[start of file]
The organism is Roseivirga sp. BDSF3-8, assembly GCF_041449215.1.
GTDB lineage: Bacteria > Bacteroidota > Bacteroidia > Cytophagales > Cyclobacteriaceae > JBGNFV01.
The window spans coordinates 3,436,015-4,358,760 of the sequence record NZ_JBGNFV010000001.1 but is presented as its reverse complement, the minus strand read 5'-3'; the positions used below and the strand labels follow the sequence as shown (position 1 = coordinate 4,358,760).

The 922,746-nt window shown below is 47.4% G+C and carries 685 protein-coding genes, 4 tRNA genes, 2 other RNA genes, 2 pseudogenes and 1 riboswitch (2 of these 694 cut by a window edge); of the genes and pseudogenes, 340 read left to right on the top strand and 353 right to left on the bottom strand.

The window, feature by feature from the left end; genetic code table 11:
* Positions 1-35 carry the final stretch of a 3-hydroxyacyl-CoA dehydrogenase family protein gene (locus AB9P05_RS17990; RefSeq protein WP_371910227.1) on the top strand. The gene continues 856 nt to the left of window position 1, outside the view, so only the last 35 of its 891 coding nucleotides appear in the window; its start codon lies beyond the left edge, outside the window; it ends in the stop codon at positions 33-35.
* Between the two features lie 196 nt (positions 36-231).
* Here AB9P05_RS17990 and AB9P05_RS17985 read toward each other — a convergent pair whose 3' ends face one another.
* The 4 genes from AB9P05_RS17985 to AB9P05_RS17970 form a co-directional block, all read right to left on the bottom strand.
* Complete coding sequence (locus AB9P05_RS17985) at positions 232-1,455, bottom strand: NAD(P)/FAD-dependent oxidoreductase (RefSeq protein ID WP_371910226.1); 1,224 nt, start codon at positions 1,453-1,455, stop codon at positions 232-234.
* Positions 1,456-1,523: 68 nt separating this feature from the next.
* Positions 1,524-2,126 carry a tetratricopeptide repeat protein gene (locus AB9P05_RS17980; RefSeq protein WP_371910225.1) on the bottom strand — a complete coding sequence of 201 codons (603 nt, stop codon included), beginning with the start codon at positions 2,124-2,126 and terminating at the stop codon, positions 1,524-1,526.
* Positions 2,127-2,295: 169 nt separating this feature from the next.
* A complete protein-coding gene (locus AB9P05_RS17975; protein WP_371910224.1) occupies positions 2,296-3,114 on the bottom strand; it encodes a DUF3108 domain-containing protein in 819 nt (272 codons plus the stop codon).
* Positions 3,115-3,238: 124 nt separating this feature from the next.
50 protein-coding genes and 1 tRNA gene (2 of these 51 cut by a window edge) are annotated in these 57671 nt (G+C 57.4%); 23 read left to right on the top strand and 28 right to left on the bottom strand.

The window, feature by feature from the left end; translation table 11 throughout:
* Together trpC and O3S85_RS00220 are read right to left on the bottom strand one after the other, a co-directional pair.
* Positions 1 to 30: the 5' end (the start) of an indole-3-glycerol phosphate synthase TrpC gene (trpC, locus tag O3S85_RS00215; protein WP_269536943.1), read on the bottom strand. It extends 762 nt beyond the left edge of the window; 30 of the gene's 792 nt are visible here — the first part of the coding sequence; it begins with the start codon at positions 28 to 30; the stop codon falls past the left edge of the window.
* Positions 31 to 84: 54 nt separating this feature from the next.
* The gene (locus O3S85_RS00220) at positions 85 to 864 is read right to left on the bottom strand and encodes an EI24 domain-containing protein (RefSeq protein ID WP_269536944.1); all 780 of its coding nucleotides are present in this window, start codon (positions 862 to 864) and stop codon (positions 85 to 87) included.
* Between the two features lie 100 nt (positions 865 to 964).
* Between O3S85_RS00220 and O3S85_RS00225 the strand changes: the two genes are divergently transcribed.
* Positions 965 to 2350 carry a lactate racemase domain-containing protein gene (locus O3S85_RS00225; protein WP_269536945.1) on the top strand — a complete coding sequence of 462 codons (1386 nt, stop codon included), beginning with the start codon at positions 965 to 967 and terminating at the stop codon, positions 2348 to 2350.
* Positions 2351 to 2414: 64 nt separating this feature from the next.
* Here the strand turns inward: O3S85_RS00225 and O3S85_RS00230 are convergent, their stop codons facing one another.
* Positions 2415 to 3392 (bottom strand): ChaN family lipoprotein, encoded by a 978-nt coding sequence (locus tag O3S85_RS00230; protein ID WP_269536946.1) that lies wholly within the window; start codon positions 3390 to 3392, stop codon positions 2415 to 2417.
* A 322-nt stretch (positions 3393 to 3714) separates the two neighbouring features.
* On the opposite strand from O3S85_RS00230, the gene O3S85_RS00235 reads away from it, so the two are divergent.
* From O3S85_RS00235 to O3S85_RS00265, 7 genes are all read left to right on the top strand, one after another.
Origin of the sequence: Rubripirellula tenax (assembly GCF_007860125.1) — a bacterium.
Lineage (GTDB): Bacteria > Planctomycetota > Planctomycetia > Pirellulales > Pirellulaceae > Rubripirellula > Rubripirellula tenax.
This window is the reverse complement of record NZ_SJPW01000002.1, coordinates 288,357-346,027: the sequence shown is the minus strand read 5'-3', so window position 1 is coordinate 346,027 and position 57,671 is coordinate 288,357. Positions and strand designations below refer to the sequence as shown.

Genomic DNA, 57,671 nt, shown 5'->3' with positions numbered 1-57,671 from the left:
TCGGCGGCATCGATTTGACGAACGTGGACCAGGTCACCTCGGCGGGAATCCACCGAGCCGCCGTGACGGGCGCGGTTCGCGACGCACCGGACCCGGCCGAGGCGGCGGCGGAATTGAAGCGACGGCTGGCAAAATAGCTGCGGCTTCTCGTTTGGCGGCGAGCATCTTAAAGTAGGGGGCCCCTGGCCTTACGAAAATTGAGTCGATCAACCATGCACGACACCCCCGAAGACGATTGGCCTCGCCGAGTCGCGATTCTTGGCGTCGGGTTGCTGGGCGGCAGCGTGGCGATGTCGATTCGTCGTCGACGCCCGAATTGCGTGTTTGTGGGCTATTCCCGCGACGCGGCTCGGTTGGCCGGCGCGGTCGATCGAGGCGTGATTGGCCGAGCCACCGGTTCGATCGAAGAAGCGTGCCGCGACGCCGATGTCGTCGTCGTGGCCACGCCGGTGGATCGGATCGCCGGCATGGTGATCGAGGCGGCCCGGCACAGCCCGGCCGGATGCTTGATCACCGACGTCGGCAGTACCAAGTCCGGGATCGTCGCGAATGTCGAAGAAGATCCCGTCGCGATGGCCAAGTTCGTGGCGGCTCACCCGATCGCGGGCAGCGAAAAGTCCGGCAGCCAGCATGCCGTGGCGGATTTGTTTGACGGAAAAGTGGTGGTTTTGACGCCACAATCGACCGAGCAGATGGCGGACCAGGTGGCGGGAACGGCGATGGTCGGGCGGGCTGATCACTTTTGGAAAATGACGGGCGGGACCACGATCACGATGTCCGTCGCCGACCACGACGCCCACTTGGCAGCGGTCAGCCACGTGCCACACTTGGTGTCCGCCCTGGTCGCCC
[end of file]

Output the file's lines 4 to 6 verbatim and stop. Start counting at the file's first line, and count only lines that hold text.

The 922,746-nt window shown below is 47.4% G+C and carries 685 protein-coding genes, 4 tRNA genes, 2 other RNA genes, 2 pseudogenes and 1 riboswitch (2 of these 694 cut by a window edge); of the genes and pseudogenes, 340 read left to right on the top strand and 353 right to left on the bottom strand.

The window, feature by feature from the left end; genetic code table 11:
* Positions 1-35 carry the final stretch of a 3-hydroxyacyl-CoA dehydrogenase family protein gene (locus AB9P05_RS17990; RefSeq protein WP_371910227.1) on the top strand. The gene continues 856 nt to the left of window position 1, outside the view, so only the last 35 of its 891 coding nucleotides appear in the window; its start codon lies beyond the left edge, outside the window; it ends in the stop codon at positions 33-35.